# Question Video: Converting a Vector from Rectangular Form to Polar Form Mathematics

If π = βπ’ β π£, then the polar form of π is οΌΏ.

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### Video Transcript

If π equals negative π’ minus π£, then the polar form of π is blank. (A) Root two, π over four, (B) root two, three π over four, (C) root two, five π over four, (D) root two, seven π over four.

All right, so given this vector π in rectangular form, we want to solve for its polar form. Another way we can write π in rectangular form is to express it in terms of its π₯- and π¦-components like this. And now letβs recall that for a vector expressed in polar form, we give it not by its π₯-, π¦-components, but rather by π and π. Here, π is equal to the square root of π₯ squared plus π¦ squared, and the tan of π is equal to π¦ divided by π₯. Using these relationships, we then have the ability to convert π from its rectangular form as given to its polar form.

That polar form, as weβve seen, is defined by a radial distance and an angle. And π, we know, is equal to the square root of the π₯-component squared plus the π¦-component squared. This is equal to the square root of one plus one or the square root of two, so weβll substitute this result in for π in our polar form of π. But as we look again at our answer options, notice that this doesnβt narrow down the list. All four choices had the same π-value of the square root of two. So letβs move on to calculating the angle π of our vector. As we do this, it will be helpful to sketch our vector on a coordinate plane.

Letβs say that each of these tick marks represents one unit of distance. And since our vector has rectangular components of negative one and negative one, if the tail of the vector was at the origin, then the vector would look like this. And the angle π, defining its direction, would be measured from the positive π₯-axis to the vector. We see then that π will be greater than π radians but less than three-halves π. We can now use this relationship here to solve for it. We know that the components of our vector π₯ and π¦ are both negative one. Here weβve taken the inverse tan of both sides of our tan of π equation, meaning that π equals the arc or inverse tan of negative one divided by negative one.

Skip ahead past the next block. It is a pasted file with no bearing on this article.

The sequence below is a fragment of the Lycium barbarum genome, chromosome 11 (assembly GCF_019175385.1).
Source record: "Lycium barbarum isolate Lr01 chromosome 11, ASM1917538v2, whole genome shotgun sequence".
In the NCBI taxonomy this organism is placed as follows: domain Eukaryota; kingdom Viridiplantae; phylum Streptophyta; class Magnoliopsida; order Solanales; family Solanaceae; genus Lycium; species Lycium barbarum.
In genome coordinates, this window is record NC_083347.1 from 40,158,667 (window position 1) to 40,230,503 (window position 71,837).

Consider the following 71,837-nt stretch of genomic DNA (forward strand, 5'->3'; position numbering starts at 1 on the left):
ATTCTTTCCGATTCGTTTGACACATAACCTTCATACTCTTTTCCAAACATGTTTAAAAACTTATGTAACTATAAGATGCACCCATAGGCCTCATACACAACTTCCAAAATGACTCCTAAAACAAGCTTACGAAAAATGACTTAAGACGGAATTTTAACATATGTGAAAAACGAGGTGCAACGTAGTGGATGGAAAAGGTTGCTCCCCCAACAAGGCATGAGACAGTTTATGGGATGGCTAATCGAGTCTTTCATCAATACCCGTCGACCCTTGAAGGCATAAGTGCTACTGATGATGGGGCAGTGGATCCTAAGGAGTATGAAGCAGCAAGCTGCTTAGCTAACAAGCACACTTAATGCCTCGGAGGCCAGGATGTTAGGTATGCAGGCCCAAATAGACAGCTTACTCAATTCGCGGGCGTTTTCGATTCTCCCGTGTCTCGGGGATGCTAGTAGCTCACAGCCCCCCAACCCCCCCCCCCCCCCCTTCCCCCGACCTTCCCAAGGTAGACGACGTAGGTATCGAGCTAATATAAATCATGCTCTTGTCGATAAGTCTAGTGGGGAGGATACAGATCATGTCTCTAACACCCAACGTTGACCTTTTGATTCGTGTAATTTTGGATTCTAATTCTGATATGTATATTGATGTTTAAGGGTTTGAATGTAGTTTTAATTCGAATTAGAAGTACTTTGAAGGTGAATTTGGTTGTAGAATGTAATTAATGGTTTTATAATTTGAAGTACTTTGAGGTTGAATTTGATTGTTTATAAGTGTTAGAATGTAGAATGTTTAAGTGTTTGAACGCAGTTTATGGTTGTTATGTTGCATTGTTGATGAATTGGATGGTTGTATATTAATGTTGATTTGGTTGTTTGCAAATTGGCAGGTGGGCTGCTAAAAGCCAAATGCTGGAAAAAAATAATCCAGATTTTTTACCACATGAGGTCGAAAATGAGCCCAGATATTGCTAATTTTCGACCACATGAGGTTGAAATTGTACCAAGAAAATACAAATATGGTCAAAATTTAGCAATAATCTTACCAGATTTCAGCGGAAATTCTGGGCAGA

Hereβs whatβs interesting, though. If we evaluate this inverse tangent on our calculator, the result we get is exactly π divided by four. But looking at our sketch of our vector, we know that that canβt be the correct angle for π. Here, we need to recall the rule that when we calculate an inverse tangent with a negative π₯-value in the fraction, then to correctly solve for the angle π measured relative to the positive π₯-axis, we need to add π radians to our result. Itβs by doing this that we avoid a possible error in calculating π. This potential error can be traced back to the tangent function.

But suffice to say whenever we calculate the inverse tangent of a fraction with a negative π₯-value, that is, whenever our vectorβs in the second or third quadrants, weβll need to add π radians or 180 degrees, as the case may be, to properly solve for the angle relative to the positive π₯-axis. π over four plus π is equal to five over four times π. And substituting this value in for π in our polar form of π, we see that in polar form π is equal to the square root of two, five π over four. We find that listed as option (C) among our answer choices. So, to complete our sentence, if π equals negative π’ minus π£, then the polar form of π is square root of two, five π over four.